In always aiming higher and attempting to create high performing teams, certain dysfunctions can creep in, that then lead to behaviours that set others off into negative or losing behaviour.


What’s Wrong?

One particular dysfunction is the practise of always identifying what is wrong or not quite right. Normally this begins because every leader wants to create the best product, service or circumstance, so by recognising what is not quite right, focus and attention to correct it, brings improvement. But, if this is the only focus, the team will lose motivation and become dispirited.

So to correct this, team leaders need to start each of their meetings, by reviewing and calling over what has been successful and what has been achieved since their last meeting. They can ask their team to review how things have gone well that were planned in their last meeting; and also to celebrate the things that had happened unexpectedly, that they also wished to recognise.

This helps team members accrue positive input and learning of what they are doing right and what has worked, which builds their confidence and self esteem, both as individuals and as a team. So positive mentions of who is doing well should be included and identifying how different people are learning and growing. Positive recognitions of people in this way adds to the benefits that are accruing to the team. When one person learns and grows, the whole team is enhanced.

In order to extend the positive vibe that a team generates beyond itself, rather than recognise people from other teams that were difficult, or challenging, they could recognise those that really aided and helped, by identifying their contributions to the success of their team.

Altogether, starting a team meeting this way, sets the tone for the emphasis that a leader wants to take in leading his people.


Central Control

Another dysfunction that can come into play is when the team leader is very strong, with a distinct view of what they want, and they take too much of a controlling stance with the team. By their behaviour, they can teach their team to not contribute, but to rely on them to say what they want, how they want it, and where and when things should happen.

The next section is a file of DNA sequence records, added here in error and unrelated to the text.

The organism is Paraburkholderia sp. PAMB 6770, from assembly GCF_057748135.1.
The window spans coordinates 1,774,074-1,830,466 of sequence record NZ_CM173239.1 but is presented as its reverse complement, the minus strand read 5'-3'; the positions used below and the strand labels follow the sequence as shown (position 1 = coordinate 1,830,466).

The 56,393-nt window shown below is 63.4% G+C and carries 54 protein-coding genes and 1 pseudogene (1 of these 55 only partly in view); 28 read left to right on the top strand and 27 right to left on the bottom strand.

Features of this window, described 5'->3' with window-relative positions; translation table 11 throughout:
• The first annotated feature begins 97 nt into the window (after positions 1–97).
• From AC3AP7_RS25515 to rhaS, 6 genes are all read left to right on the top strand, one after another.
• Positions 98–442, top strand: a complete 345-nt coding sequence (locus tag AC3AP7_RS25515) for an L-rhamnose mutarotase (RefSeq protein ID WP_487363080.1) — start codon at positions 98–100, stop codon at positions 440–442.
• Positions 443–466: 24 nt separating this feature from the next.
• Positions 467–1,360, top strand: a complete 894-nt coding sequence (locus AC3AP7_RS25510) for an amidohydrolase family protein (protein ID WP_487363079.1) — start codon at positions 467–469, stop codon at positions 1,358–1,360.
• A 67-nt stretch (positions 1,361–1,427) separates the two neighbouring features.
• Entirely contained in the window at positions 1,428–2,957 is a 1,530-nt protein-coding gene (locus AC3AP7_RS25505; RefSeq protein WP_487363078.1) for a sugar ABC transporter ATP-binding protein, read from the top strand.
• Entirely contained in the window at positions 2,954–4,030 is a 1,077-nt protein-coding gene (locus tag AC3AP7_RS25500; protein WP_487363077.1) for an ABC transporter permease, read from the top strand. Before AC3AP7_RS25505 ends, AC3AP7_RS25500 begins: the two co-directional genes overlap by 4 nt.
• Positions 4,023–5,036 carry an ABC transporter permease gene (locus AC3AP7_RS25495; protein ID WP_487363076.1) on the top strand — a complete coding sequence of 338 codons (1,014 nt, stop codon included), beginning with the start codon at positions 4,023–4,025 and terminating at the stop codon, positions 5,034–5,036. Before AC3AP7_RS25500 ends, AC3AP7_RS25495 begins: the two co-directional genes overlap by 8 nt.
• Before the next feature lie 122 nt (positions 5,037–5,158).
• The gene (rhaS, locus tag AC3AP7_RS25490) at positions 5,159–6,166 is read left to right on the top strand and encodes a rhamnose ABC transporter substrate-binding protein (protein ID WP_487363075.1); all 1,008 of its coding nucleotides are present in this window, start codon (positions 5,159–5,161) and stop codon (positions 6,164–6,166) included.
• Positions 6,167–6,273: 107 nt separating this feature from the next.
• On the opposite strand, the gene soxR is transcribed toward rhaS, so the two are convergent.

Now some leaders might say ‘Great’ at that, because they think they will get what they want, but what this means is that in a team of 7, instead of 7 people thinking through issues and creating a collective intelligence that addresses all the issues, you only have one. And this is bad, because, however good the leader is, they do not have the detailed understanding of each matter that each person is addressing; therefore don’t have a grasp of the details, the obstacles, and people issues that need to be addressed to deal with the problem they are trying to resolve.


So even strong leaders must learn to open up a subject on their agenda with the invitation that everyone participate in thinking through or brain-storming what the problem is and how best to resolve it. They need to practise patience and allow time for people to think through the issues there and then or, to say ‘Let’s all of us think about this and come next time with some ideas on what we can do’. A good methodology to gain great results is to create a ‘Thinking Environment’ and use each other to think. We use this methodology as outlined by Nancy Kline in Time to Think: Listening to Ignite the Human Mind as it’s very powerful in being able to draw out the individual and collective intelligence of the Team.



Depending on the majority of the make-up of teams, people who don’t share the majority’s profile preferences, can feel unsafe to be honest and contribute their views. For example, if a team has a preponderance of dynamic, high risk, innovative people, those who are low risk and recognise the impact of proposed changes upon their current client-base, may feel hesitant to object and highlight the difficulties that what is being proposed will lead to.

If even one person in the team does not feel it is safe to be honest and to speak their truth, then this always results in dysfunction because their intelligence, creativity and resources are being withheld in the group; leading to a lesser result and a breakdown in the flow of the good that is possible to be achieved.

For any person not speaking their truth, will not truly commit to the whole group’s decisions, leading to difference and team break-down. If safety is not guaranteed, it sends the message into the team and the wider group that speaking the truth and being honest is not actually looked for, which leads to politics and greater dysfunctions in the whole group.

For the leader, making the team members feel safe to speak honestly should not mean that consensus cannot be achieved, nor that harmony cannot prevail.

So correcting dysfunctions does put the onus upon the leader to set the correct expectations, tone and standards into the behaviours of themselves and their team members. But correcting such dysfunctions leads to such positive outcomes that working for such benefits are surely worthwhile.


Penny Sophocleous

10 June 2019